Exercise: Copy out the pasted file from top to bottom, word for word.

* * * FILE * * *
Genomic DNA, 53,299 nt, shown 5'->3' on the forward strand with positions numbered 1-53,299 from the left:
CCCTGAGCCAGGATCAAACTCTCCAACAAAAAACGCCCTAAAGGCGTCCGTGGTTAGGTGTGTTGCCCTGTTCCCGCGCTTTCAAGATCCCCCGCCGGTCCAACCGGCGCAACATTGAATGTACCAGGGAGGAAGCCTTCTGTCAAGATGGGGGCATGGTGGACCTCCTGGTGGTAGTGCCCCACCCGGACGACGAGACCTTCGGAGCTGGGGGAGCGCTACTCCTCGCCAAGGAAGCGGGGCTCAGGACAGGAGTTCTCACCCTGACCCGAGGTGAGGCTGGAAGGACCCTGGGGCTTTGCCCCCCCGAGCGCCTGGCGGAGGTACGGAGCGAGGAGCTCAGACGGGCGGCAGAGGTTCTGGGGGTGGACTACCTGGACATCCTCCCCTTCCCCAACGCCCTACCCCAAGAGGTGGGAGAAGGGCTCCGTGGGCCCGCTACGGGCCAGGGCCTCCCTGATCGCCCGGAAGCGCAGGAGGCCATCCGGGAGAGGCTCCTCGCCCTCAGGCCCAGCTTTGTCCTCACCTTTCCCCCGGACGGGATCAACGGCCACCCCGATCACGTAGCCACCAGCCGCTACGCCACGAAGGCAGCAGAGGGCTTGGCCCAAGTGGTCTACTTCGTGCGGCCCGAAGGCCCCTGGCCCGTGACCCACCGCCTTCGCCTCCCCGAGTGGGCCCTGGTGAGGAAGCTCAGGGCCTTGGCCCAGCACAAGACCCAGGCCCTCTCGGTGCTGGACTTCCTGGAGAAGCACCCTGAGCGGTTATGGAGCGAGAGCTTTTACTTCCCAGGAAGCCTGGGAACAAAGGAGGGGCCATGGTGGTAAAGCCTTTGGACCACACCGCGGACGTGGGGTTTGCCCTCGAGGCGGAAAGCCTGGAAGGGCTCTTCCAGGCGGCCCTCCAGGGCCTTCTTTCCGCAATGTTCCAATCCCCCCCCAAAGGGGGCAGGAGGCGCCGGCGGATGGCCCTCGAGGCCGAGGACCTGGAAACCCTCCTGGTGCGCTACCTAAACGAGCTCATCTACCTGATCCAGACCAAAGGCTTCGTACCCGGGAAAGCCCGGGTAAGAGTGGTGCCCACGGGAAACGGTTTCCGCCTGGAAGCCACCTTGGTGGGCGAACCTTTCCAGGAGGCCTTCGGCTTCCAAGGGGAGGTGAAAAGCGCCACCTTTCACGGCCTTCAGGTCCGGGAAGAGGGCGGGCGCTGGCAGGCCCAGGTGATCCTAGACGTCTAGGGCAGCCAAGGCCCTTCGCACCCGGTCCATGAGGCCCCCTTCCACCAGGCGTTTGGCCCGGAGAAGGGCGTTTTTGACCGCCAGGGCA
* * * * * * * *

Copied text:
Genomic DNA, 53,299 nt, shown 5'->3' on the forward strand with positions numbered 1-53,299 from the left:
CCCTGAGCCAGGATCAAACTCTCCAACAAAAAACGCCCTAAAGGCGTCCGTGGTTAGGTGTGTTGCCCTGTTCCCGCGCTTTCAAGATCCCCCGCCGGTCCAACCGGCGCAACATTGAATGTACCAGGGAGGAAGCCTTCTGTCAAGATGGGGGCATGGTGGACCTCCTGGTGGTAGTGCCCCACCCGGACGACGAGACCTTCGGAGCTGGGGGAGCGCTACTCCTCGCCAAGGAAGCGGGGCTCAGGACAGGAGTTCTCACCCTGACCCGAGGTGAGGCTGGAAGGACCCTGGGGCTTTGCCCCCCCGAGCGCCTGGCGGAGGTACGGAGCGAGGAGCTCAGACGGGCGGCAGAGGTTCTGGGGGTGGACTACCTGGACATCCTCCCCTTCCCCAACGCCCTACCCCAAGAGGTGGGAGAAGGGCTCCGTGGGCCCGCTACGGGCCAGGGCCTCCCTGATCGCCCGGAAGCGCAGGAGGCCATCCGGGAGAGGCTCCTCGCCCTCAGGCCCAGCTTTGTCCTCACCTTTCCCCCGGACGGGATCAACGGCCACCCCGATCACGTAGCCACCAGCCGCTACGCCACGAAGGCAGCAGAGGGCTTGGCCCAAGTGGTCTACTTCGTGCGGCCCGAAGGCCCCTGGCCCGTGACCCACCGCCTTCGCCTCCCCGAGTGGGCCCTGGTGAGGAAGCTCAGGGCCTTGGCCCAGCACAAGACCCAGGCCCTCTCGGTGCTGGACTTCCTGGAGAAGCACCCTGAGCGGTTATGGAGCGAGAGCTTTTACTTCCCAGGAAGCCTGGGAACAAAGGAGGGGCCATGGTGGTAAAGCCTTTGGACCACACCGCGGACGTGGGGTTTGCCCTCGAGGCGGAAAGCCTGGAAGGGCTCTTCCAGGCGGCCCTCCAGGGCCTTCTTTCCGCAATGTTCCAATCCCCCCCCAAAGGGGGCAGGAGGCGCCGGCGGATGGCCCTCGAGGCCGAGGACCTGGAAACCCTCCTGGTGCGCTACCTAAACGAGCTCATCTACCTGATCCAGACCAAAGGCTTCGTACCCGGGAAAGCCCGGGTAAGAGTGGTGCCCACGGGAAACGGTTTCCGCCTGGAAGCCACCTTGGTGGGCGAACCTTTCCAGGAGGCCTTCGGCTTCCAAGGGGAGGTGAAAAGCGCCACCTTTCACGGCCTTCAGGTCCGGGAAGAGGGCGGGCGCTGGCAGGCCCAGGTGATCCTAGACGTCTAGGGCAGCCAAGGCCCTTCGCACCCGGTCCATGAGGCCCCCTTCCACCAGGCGTTTGGCCCGGAGAAGGGCGTTTTTGACCGCCAGGGCA